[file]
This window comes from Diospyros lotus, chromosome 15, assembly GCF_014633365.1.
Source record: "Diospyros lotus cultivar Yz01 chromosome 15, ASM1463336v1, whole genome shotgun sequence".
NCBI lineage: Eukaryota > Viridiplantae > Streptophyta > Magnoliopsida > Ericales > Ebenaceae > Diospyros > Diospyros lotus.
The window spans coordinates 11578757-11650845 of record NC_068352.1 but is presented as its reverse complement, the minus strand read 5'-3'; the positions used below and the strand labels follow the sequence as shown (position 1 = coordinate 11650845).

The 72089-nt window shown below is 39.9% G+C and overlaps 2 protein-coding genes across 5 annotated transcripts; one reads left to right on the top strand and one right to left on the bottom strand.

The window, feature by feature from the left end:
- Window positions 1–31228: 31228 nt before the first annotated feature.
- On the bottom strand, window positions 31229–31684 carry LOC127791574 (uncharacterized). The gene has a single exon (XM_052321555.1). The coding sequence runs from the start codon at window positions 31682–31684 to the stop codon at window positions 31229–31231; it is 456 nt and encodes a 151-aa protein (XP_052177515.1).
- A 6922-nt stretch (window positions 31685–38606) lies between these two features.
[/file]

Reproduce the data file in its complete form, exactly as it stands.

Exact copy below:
This window comes from Diospyros lotus, chromosome 15, assembly GCF_014633365.1.
Source record: "Diospyros lotus cultivar Yz01 chromosome 15, ASM1463336v1, whole genome shotgun sequence".
NCBI lineage: Eukaryota > Viridiplantae > Streptophyta > Magnoliopsida > Ericales > Ebenaceae > Diospyros > Diospyros lotus.
The window spans coordinates 11578757-11650845 of record NC_068352.1 but is presented as its reverse complement, the minus strand read 5'-3'; the positions used below and the strand labels follow the sequence as shown (position 1 = coordinate 11650845).

The 72089-nt window shown below is 39.9% G+C and overlaps 2 protein-coding genes across 5 annotated transcripts; one reads left to right on the top strand and one right to left on the bottom strand.

The window, feature by feature from the left end:
- Window positions 1–31228: 31228 nt before the first annotated feature.
- On the bottom strand, window positions 31229–31684 carry LOC127791574 (uncharacterized). The gene has a single exon (XM_052321555.1). The coding sequence runs from the start codon at window positions 31682–31684 to the stop codon at window positions 31229–31231; it is 456 nt and encodes a 151-aa protein (XP_052177515.1).
- A 6922-nt stretch (window positions 31685–38606) lies between these two features.